Whatever the truth might be, the then-Army high command’s keen interest in the prosecution of the accused gave an impression as if the traditional martial pride of the Khakis - that nobody gets away with bashing up an Army officer ñ was at work. Gen Asif Nawaz had been the Corps Commander Karachi at that time who got promoted as the Army Chief in August 1991, right before the start of the military operation.
A special court for suppression of terrorist activities (STA), led by Justice Rafiq Awan, began hearing of the Kaleemuddin kidnapping case in March 1993 and delivered judgment on June 9, 1994. The court had convicted Ashfaq Chief, Javed Kazmi and Haji Jalal and sentenced them to 30 years of rigorous imprisonment, besides imposing a fine of Rs 20,000 each under the Pakistan Penal Code, the Hudood Ordinance. All other accused, including Altaf Hussain, were declared absconders and sentenced to 27 years jail and a fine of Rs 30,000 each in absentia.
Almost three years later, following the 1997 general elections and the subsequent decision by Altaf Hussain to join hands with Prime Minister Nawaz Sharif, all the convicted MQM leaders and activists challenged afresh their conviction and sentences before the Sindh High Court. Their appeal was heard by a division bench, which found the case as one ‘of almost no legal evidence’. Relying on the provisions of the Suppression of Terrorist Activities Act, 1976, the bench upheld on trial in absentia as well as the right of the absentee accused to file an appeal. Dealing with evidence, the bench observed that the eyewitnesses’ account did not inspire confidence and the evidence of the complainant was, in particular, full of contradictions.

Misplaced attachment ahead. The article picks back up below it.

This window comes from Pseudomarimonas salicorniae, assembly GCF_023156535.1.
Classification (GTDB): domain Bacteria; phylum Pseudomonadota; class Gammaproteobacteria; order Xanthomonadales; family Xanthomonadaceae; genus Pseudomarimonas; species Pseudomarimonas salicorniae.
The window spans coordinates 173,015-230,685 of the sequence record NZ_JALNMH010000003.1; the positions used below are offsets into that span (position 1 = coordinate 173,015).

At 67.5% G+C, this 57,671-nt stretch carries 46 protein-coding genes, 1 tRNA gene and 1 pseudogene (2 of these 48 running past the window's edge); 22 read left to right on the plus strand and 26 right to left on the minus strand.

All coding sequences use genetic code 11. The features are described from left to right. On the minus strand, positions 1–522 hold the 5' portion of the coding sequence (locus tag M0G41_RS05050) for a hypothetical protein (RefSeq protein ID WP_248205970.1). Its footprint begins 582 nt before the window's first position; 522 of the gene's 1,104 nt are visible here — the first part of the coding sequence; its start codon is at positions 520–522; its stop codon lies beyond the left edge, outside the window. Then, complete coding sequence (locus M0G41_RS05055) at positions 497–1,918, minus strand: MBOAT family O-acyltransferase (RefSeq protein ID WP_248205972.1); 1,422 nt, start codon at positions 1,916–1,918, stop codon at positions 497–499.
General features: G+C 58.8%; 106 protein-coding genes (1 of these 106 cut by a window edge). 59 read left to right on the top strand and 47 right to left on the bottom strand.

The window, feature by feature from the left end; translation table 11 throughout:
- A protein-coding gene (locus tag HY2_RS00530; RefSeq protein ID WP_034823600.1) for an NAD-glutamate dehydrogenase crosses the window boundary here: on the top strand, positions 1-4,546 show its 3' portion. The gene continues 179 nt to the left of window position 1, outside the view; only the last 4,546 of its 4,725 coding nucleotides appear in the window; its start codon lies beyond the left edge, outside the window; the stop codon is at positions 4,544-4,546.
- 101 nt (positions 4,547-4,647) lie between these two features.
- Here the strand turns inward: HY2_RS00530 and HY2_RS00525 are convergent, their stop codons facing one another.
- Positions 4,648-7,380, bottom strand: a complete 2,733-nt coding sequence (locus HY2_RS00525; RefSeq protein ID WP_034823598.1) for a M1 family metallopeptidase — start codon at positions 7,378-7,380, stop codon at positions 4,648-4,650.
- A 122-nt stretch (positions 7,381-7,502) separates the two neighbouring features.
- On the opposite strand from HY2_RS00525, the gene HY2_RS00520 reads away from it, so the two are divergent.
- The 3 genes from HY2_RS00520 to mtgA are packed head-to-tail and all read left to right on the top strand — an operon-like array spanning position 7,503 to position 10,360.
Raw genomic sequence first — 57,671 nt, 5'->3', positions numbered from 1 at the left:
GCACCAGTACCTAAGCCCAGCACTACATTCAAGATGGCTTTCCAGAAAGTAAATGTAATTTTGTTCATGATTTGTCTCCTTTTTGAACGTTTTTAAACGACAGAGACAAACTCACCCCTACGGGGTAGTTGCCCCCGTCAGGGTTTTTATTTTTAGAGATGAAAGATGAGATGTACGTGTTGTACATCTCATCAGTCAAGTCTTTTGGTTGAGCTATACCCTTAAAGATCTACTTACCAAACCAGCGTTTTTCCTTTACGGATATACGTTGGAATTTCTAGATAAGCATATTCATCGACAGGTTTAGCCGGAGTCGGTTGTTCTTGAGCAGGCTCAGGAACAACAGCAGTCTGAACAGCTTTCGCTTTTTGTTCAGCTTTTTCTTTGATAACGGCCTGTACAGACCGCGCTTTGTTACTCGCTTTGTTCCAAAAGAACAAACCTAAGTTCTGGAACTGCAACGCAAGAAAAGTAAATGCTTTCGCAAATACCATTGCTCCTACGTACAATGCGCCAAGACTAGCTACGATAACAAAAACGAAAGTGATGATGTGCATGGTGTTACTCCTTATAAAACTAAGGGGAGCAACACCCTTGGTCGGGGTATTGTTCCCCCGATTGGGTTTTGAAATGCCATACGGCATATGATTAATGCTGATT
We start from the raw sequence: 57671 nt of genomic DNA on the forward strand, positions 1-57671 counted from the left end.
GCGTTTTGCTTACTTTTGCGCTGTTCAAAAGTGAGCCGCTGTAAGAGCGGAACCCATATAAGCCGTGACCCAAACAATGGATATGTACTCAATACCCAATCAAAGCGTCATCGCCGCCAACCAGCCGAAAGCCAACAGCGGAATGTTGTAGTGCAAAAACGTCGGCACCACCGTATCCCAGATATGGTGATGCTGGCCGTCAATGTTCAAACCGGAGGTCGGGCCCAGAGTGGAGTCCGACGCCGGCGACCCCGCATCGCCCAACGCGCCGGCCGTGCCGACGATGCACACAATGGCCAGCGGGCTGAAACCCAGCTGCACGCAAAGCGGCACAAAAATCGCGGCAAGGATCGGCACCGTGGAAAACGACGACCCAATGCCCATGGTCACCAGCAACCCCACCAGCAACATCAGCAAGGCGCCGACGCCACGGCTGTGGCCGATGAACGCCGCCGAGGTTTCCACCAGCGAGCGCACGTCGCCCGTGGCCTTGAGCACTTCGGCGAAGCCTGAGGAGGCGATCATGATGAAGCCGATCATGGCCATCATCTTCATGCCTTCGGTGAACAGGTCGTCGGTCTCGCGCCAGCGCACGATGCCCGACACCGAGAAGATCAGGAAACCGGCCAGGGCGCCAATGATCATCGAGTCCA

The bench, comprising Justice Nizam Hussain Siddiqui and Justice Abdul Hameed, noted that it is difficult to believe, a group of 15 or 20 boys could disarm four trained soldiers. Therefore, all the accused were acquitted and three convicts serving their term were ordered to be released immediately. But it is interesting to point out that after AQ Halepota, one of the counsels for the MQM leaders, concluded his arguments before the court, the then-advocate-general Sindh Shaukat Zuberi submitted that numerous omissions and contradictions had been made during the trial of Major Kaleemuddin’s kidnapping and torture case and that he would not support the convictions of the accused by the STA court. The verdict came hardly a week after the then-prime minister Nawaz Sharif had travelled to London to meet Altaf Hussain.
To recall, the MQM and the PML-N had been coalition partners at that time, before finally falling apart following the assassination of Hakim Mohammad Saeed in Karachi. Major Kaleemuddin had subsequently challenged the acquittal of the MQM leaders and activists by the Sindh High Court. But the petition was dismissed as withdrawn by the apex court on August 13, 2007, mainly due to non-prosecution, as neither the petitioner nor his counsel had turned up.